My analysis of the draft transition and withdrawal agreement

The big news from the publication of the UK-EU Draft Withdrawal Agreement was that a transition deal for the period after the UK leaves the EU on the 29th March had been agreed between the two sides. Big outstanding points remain however, not least Ireland and the future relationship, but despite that this agreement is significant. The financial settlement (the so-called Divorce Bill) that many analysts felt could sink the talks last year has been pretty much signed and sealed, with money in the end proving the least fractious element of the Brexit talks.

Citizens’ Rights were another area almost entirely coloured green (for agreed) in the draft text yesterday. Under the proposals a simple process of applying for residency will be sufficient six months after the end of the transition period for EU citizens in the UK and vice versa, with all EU citizens arriving up until the end of transition having the right to stay permanently provided they apply for residency.

Ireland remains the biggest potential stumbling block, the UK agreed to the inclusion in the draft withdrawal agreement of the fallback option proposed by the EU several weeks ago, that Northern Ireland remain aligned with single market and customs union rules. It remains difficult, if not impossible, to see any British government signing up to that text in the final agreement, so much work remains to be done on the Irish border question in the coming months.

As expected from the outset, the draft agreement does allow the UK to conclude and ratify free trade agreements with third countries during transition, as long as they only enter into force at the end of that period. How many agreements will be possible to achieve in that relatively short period is unclear, but this was an important point of principle for the UK.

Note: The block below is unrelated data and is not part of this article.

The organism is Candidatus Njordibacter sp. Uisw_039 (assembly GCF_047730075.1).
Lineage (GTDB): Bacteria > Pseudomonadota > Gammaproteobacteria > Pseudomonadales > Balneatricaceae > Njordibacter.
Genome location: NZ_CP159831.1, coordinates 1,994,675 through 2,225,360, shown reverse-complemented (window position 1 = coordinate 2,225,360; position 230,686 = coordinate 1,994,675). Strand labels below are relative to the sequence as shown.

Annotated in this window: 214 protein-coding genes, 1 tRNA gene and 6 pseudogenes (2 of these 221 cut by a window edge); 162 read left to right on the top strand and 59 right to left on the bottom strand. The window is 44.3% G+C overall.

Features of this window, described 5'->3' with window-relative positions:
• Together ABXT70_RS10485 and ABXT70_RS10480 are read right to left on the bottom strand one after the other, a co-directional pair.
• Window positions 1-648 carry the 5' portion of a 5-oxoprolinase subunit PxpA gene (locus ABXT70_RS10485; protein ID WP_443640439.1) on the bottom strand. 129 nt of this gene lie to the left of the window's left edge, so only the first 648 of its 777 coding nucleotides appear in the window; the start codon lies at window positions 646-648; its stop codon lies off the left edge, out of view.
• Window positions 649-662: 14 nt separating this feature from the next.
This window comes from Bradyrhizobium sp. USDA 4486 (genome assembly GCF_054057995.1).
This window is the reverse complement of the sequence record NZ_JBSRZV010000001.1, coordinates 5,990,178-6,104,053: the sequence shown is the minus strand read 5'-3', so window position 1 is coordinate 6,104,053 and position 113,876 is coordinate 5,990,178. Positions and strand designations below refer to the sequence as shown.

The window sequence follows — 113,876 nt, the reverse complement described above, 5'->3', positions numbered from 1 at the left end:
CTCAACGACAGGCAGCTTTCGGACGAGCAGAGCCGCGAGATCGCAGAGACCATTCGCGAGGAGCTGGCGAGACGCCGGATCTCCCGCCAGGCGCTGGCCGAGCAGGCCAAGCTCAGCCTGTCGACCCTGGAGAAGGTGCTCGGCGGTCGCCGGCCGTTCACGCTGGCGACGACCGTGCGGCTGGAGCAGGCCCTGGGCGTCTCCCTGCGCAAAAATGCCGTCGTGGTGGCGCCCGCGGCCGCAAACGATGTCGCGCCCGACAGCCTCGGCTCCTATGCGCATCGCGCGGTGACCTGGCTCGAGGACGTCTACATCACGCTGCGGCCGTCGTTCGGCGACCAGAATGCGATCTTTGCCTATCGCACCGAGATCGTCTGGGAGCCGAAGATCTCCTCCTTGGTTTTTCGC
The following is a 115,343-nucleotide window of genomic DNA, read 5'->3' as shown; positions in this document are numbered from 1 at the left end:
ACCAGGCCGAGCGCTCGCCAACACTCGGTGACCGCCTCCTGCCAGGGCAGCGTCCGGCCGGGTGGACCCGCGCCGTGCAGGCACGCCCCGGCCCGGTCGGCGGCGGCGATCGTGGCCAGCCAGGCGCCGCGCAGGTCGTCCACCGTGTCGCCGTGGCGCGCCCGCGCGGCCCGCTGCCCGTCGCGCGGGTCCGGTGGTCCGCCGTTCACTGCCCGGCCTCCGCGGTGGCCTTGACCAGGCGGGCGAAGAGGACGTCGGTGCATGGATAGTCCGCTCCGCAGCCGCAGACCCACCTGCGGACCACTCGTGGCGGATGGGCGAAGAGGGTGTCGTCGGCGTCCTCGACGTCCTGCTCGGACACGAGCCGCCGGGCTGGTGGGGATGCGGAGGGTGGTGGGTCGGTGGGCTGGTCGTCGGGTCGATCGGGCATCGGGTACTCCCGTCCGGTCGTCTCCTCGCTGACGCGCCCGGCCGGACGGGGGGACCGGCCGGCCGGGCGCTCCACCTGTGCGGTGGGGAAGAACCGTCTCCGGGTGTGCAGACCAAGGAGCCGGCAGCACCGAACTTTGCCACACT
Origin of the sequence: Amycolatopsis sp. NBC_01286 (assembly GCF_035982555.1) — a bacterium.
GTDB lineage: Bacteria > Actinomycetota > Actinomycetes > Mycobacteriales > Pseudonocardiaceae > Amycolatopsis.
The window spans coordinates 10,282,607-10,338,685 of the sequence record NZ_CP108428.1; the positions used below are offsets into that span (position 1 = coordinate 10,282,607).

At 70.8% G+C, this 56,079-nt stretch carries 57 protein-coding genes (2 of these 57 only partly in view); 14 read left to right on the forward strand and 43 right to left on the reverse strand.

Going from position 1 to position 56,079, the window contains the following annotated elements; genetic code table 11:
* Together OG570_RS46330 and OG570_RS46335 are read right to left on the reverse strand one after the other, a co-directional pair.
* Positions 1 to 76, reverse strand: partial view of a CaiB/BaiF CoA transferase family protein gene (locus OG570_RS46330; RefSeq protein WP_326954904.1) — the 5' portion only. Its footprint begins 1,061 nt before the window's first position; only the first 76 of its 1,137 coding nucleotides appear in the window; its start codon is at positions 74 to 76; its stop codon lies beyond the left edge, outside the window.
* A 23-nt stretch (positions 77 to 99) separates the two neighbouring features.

The duration of transition remains unchanged from earlier drafts at 21 months, until the end of 2020, there is still time for an extension before the Withdrawal Agreement enters into force, and many expect that may be necessary due to the complexity of agreeing the future relationship. The most important point about yesterday's agreement, was both sides certainty that there will be a transition period, which allows businesses already making contingency plans for all scenarios in a year's time more confidence about the business environment for 2019 and 2020. The transition period will also be overseen by a joint committee on implementation, to allay concerns about the UK being simply a rule taker in that period. This has come at a cost of concessions in other areas, including on EU citizens right to remain during the transition period.

Fish was another area of the transition agreement that attracted some headlines on concessions, particularly in Scotland. Fish quotas are decided 12 months in advance, so the 2019 quota will be decided by the UK as a full member in 2018. The 2020 quotas will be agreed with input from the UK and cannot be set to reduce the UK share, but this will lead to a 12 month longer wait for the UK to have full control over its fishing quotas.

Nothing is agreed until everything remains an important principle to remember, and there is a possibility that everything in this agreement could fall down before ratification in the autumn. Today's agreement did show though that both sides are moving inexorably towards a deal.